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5 Minutes With: Jimmy Choo

With London Fashion Week in full swing, we turn our attention to a footwear designer whose myriad accomplishments are due in large part to the capital city of England. “[London] gave me the platform to succeed as a shoemaker,” Jimmy Choo shares in our recent 5 Minutes With… interview. Though originally from Penang, Malaysia, Choo relocated to London after an inspiring visit to the city in his early 20s. However, Malaysia’s colorful landscape and melting pot of Chinese, Indian, and Malay cultures still holds inspiration for Choo. Now that he’s at the helm of a global footwear empire, the pressure has been taken off of his design work, allowing him to focus on more philanthropic efforts. Choo supports Malaysia via his role as Tourism Ambassador.

Friend to royalty and celebrities alike, Choo remains ever humble, despite his notoriety and successes. He prefers to stay at home with family or entertaining British and Malaysian friends at his restaurant in London. Read on for the full story on Jimmy Choo, and the events and experiences that conspired to bring him to the forefront of the high-fashion shoe industry.

GROWING UP IN MALAYSIA, HOW WAS YOUR CHILDHOOD?
Penang was a very quiet, relaxing city to grow up in, not like a really bustling Asian mega-city. And of course I was close to the sea so I was always, from a very young age, in a boat or on the quayside fishing, swimming, or playing lots of badminton. It was also a real melting pot of a place to experience the rich cultural diversity of the local Chinese, Indian, and Malay communities who lived there.

HOW WAS THAT EXPRESSED?

Well, with religion for example. I was always on my bike cycling past Chinese temples, Buddhist temples, and mosques. That colorful, multi-cultural landscape started to influence me strongly in my designs. It was also expressed in the rich architecture. I was always obsessed with the clock tower built at the height of the British Embassy and presented to Penang by local millionaire Cheah Chen Eok in 1897 to commemorate the Diamond Jubilee of Queen Victoria.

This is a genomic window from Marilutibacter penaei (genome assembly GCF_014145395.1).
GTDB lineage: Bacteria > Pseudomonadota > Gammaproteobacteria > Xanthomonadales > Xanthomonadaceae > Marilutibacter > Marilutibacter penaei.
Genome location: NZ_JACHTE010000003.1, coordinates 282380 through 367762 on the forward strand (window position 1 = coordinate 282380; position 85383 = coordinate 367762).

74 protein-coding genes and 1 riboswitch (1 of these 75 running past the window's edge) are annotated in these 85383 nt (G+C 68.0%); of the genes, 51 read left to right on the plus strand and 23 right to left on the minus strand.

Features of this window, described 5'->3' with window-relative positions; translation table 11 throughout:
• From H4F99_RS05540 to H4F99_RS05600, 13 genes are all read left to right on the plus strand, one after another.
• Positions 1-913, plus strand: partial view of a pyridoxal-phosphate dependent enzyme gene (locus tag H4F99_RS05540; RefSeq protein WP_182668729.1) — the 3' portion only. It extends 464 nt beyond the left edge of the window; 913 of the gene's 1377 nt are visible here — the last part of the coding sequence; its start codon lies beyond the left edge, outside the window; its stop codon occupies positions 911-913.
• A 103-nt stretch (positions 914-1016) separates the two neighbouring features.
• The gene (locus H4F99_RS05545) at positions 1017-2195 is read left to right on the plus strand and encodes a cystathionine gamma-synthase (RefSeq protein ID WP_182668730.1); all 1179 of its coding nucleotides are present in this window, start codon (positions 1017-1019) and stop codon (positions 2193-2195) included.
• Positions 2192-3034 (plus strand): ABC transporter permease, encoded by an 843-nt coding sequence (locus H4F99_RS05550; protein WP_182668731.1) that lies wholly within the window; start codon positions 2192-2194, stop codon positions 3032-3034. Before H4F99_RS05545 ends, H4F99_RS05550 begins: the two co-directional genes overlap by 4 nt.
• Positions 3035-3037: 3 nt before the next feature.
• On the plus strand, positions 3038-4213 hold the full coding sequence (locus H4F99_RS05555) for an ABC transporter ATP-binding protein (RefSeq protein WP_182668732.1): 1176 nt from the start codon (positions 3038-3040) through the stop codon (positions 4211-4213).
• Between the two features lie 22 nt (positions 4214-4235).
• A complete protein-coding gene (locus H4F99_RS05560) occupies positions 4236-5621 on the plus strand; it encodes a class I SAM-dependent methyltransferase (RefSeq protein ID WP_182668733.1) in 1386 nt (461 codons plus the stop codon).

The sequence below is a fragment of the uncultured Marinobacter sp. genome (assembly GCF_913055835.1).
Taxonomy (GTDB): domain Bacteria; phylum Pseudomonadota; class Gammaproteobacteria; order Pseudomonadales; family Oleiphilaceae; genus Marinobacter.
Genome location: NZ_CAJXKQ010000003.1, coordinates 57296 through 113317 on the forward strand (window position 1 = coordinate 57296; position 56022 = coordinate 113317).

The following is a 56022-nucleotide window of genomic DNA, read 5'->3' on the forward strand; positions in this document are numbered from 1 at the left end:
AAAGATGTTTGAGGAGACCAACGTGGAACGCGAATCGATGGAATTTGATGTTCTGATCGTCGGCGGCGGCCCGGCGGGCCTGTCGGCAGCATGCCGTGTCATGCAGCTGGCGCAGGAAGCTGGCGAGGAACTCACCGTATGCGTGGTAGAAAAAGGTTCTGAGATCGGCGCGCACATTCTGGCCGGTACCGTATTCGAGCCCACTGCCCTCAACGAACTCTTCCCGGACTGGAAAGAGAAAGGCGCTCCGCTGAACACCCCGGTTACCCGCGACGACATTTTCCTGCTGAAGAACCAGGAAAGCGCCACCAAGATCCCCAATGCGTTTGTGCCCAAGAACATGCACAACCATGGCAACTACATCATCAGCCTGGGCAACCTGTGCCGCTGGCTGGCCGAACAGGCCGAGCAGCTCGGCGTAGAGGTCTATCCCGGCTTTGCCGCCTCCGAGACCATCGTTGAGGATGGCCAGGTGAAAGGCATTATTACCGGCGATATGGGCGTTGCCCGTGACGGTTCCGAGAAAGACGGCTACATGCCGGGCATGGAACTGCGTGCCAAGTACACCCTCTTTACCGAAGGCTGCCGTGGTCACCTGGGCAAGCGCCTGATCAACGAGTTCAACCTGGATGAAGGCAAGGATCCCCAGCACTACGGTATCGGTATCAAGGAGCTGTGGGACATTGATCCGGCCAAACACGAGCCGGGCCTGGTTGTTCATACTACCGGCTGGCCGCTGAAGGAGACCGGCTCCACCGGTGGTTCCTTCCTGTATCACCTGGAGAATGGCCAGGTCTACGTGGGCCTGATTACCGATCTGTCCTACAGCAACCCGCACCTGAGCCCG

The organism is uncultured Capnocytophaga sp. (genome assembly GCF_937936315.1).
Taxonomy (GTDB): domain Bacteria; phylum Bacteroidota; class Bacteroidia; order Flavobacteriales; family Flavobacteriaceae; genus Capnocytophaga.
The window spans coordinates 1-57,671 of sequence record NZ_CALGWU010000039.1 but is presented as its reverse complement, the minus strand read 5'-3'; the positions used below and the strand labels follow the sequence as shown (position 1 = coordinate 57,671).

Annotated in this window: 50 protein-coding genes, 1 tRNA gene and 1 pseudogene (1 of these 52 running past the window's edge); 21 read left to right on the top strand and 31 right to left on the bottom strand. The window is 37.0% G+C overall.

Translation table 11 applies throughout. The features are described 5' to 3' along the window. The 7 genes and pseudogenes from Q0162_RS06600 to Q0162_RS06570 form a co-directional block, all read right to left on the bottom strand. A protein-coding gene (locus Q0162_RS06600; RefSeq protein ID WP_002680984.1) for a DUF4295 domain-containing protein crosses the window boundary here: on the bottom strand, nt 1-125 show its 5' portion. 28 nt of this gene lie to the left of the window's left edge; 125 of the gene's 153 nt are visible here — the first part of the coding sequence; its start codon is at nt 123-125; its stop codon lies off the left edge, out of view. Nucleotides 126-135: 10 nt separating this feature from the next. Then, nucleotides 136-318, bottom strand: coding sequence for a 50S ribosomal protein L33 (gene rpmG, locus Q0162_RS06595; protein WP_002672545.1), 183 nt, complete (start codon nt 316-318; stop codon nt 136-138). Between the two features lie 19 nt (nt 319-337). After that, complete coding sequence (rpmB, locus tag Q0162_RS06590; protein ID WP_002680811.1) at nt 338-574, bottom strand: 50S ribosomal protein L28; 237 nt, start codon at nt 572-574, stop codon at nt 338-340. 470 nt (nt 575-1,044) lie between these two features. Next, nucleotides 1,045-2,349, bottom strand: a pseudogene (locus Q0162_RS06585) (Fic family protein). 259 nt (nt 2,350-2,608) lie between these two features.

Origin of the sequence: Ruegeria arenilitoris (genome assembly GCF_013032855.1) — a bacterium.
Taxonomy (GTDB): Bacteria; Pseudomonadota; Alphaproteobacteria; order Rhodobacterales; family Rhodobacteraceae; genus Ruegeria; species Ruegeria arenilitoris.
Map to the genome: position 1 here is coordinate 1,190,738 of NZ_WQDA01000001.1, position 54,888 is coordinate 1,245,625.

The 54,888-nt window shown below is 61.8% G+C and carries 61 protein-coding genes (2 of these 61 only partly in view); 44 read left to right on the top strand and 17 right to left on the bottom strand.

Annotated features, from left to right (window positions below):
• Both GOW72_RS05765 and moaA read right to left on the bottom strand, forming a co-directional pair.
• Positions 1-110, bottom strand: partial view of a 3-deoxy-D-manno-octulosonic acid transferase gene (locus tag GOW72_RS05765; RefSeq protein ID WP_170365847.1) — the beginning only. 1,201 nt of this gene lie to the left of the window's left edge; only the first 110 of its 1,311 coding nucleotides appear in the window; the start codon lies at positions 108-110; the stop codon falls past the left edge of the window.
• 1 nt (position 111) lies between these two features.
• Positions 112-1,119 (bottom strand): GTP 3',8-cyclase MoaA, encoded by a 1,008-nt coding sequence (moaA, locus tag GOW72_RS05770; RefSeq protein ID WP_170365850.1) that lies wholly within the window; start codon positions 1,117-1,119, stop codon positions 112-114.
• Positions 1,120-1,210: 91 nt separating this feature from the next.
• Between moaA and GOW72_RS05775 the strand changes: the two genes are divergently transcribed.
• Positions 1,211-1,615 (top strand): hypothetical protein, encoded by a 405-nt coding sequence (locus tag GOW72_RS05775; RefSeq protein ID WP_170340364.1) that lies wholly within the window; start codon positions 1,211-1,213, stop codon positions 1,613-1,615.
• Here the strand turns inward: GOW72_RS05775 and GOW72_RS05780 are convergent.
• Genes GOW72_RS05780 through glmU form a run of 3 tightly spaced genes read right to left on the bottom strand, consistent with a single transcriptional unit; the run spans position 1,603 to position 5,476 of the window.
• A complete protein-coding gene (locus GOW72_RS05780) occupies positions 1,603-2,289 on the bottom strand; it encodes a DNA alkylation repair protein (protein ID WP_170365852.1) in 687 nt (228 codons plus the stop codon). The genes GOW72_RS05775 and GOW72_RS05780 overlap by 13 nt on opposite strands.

BY THE TIME YOU WERE A TEENAGER, HAD YOU RESIGNED YOURSELF TO A LIFE IN MALAYSIA OR HAD YOU ALREADY BEEN SWAYED BY ANOTHER WORLD, SUCH AS THE BRIGHT LIGHTS OF HOLLYWOOD?

Well, many times my best friend had said to me in my teenage years, “Let's go to London for a holiday”, and then at 21 I finally bought my ticket and went and completely fell in love with the place. So I decided that I had to study at the amazing Cordwainers College in North East London, close to where the Olympic stadium is now, which is so interesting to me as I have so much affection for the area.

SO YOU CAME TO LONDON, AND THEN WHAT, THE START OF YOUR LOVE AFFAIR WITH THE PLACE?

Completely, I immediately fell in love with the place. It's the greatest city for me; it’s the multi-cultural heartbeat of the world. Everybody is a foreigner there so I felt so at home. We joke in London that no one is actually from London anymore! London gave me everything; it gave me the platform to succeed as a shoemaker.

HOW OFTEN DO YOU TRAVEL HOME TO MALAYSIA?

At least once a year I'd go to see my parents, but they’ve passed away now so I go to visit my sister. I have a house there in the area of Kuala Lumpur called Mont Kiara, which is a bit like Chelsea. I love the whole area of South-East Asia and I'm off to Borneo to see the gorillas soon. I'm very excited about that.

YOU MUST BE VERY PROUD TO REPRESENT SOUTH-EAST ASIA ON THE WORLD STAGE.